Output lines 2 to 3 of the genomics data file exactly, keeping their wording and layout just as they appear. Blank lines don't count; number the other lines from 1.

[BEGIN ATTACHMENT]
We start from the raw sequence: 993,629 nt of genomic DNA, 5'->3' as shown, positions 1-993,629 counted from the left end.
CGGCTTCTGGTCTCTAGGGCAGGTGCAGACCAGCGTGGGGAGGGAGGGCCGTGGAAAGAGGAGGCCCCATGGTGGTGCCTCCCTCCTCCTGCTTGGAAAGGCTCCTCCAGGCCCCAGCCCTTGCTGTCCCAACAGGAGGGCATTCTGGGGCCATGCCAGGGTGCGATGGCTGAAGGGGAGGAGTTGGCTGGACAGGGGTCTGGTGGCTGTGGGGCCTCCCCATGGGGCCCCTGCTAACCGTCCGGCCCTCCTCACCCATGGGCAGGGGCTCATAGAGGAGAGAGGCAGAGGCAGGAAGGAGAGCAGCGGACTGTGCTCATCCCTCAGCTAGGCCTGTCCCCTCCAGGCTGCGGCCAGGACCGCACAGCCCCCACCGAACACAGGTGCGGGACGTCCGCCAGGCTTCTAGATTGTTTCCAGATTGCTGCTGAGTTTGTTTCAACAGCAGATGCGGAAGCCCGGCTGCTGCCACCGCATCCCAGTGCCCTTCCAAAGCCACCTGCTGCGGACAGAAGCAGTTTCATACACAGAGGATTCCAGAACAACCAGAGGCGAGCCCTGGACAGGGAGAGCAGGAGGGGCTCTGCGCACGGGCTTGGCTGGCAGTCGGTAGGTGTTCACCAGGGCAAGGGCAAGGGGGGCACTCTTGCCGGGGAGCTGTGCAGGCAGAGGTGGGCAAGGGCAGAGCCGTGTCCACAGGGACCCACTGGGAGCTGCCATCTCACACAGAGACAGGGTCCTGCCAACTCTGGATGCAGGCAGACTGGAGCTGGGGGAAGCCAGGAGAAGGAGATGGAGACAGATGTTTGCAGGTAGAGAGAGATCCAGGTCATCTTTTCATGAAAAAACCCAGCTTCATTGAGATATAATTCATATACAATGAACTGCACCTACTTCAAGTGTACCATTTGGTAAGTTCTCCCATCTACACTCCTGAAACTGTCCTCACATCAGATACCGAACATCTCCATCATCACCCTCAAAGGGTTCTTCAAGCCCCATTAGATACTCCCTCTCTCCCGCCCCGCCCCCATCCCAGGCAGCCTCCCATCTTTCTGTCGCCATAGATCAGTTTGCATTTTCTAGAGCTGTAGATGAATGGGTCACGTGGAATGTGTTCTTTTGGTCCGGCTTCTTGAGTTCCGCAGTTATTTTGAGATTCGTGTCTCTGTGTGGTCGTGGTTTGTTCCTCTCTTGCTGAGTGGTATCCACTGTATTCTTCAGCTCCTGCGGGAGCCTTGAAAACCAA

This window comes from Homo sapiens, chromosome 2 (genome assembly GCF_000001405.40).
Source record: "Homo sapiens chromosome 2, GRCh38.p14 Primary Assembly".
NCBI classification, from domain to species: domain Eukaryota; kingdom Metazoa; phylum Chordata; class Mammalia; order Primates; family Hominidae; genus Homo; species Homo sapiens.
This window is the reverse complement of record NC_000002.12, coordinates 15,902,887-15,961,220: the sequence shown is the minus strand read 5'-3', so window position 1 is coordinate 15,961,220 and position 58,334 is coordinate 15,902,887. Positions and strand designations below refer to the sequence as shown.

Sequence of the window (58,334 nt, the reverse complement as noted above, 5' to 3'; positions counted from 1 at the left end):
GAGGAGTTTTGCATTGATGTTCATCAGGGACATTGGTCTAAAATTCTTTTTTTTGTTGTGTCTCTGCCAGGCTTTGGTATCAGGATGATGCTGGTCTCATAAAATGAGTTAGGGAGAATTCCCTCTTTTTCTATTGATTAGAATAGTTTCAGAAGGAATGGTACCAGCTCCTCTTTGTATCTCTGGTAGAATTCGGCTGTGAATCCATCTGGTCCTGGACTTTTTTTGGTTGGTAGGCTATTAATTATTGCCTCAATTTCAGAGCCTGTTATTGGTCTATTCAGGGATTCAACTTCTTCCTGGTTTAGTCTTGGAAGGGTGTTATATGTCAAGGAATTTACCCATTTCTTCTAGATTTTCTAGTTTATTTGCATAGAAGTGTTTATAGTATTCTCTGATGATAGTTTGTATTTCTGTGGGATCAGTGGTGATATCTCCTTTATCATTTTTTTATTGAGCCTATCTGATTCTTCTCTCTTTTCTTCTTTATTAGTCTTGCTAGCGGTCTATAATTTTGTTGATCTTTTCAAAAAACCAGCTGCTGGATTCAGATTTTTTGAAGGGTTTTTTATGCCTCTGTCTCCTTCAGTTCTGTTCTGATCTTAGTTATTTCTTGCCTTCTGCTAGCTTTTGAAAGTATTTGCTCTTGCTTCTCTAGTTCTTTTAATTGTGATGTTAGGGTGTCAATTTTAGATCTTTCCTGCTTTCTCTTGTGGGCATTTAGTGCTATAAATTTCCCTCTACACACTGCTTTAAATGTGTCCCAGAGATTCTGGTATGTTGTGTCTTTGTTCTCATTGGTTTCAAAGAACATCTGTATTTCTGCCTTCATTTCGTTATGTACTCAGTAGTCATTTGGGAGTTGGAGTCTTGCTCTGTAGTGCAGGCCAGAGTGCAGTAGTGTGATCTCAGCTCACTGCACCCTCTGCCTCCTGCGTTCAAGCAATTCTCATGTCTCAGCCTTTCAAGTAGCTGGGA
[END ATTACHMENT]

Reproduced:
CGGCTTCTGGTCTCTAGGGCAGGTGCAGACCAGCGTGGGGAGGGAGGGCCGTGGAAAGAGGAGGCCCCATGGTGGTGCCTCCCTCCTCCTGCTTGGAAAGGCTCCTCCAGGCCCCAGCCCTTGCTGTCCCAACAGGAGGGCATTCTGGGGCCATGCCAGGGTGCGATGGCTGAAGGGGAGGAGTTGGCTGGACAGGGGTCTGGTGGCTGTGGGGCCTCCCCATGGGGCCCCTGCTAACCGTCCGGCCCTCCTCACCCATGGGCAGGGGCTCATAGAGGAGAGAGGCAGAGGCAGGAAGGAGAGCAGCGGACTGTGCTCATCCCTCAGCTAGGCCTGTCCCCTCCAGGCTGCGGCCAGGACCGCACAGCCCCCACCGAACACAGGTGCGGGACGTCCGCCAGGCTTCTAGATTGTTTCCAGATTGCTGCTGAGTTTGTTTCAACAGCAGATGCGGAAGCCCGGCTGCTGCCACCGCATCCCAGTGCCCTTCCAAAGCCACCTGCTGCGGACAGAAGCAGTTTCATACACAGAGGATTCCAGAACAACCAGAGGCGAGCCCTGGACAGGGAGAGCAGGAGGGGCTCTGCGCACGGGCTTGGCTGGCAGTCGGTAGGTGTTCACCAGGGCAAGGGCAAGGGGGGCACTCTTGCCGGGGAGCTGTGCAGGCAGAGGTGGGCAAGGGCAGAGCCGTGTCCACAGGGACCCACTGGGAGCTGCCATCTCACACAGAGACAGGGTCCTGCCAACTCTGGATGCAGGCAGACTGGAGCTGGGGGAAGCCAGGAGAAGGAGATGGAGACAGATGTTTGCAGGTAGAGAGAGATCCAGGTCATCTTTTCATGAAAAAACCCAGCTTCATTGAGATATAATTCATATACAATGAACTGCACCTACTTCAAGTGTACCATTTGGTAAGTTCTCCCATCTACACTCCTGAAACTGTCCTCACATCAGATACCGAACATCTCCATCATCACCCTCAAAGGGTTCTTCAAGCCCCATTAGATACTCCCTCTCTCCCGCCCCGCCCCCATCCCAGGCAGCCTCCCATCTTTCTGTCGCCATAGATCAGTTTGCATTTTCTAGAGCTGTAGATGAATGGGTCACGTGGAATGTGTTCTTTTGGTCCGGCTTCTTGAGTTCCGCAGTTATTTTGAGATTCGTGTCTCTGTGTGGTCGTGGTTTGTTCCTCTCTTGCTGAGTGGTATCCACTGTATTCTTCAGCTCCTGCGGGAGCCTTGAAAACCAA

This window comes from Homo sapiens, chromosome 2 (genome assembly GCF_000001405.40).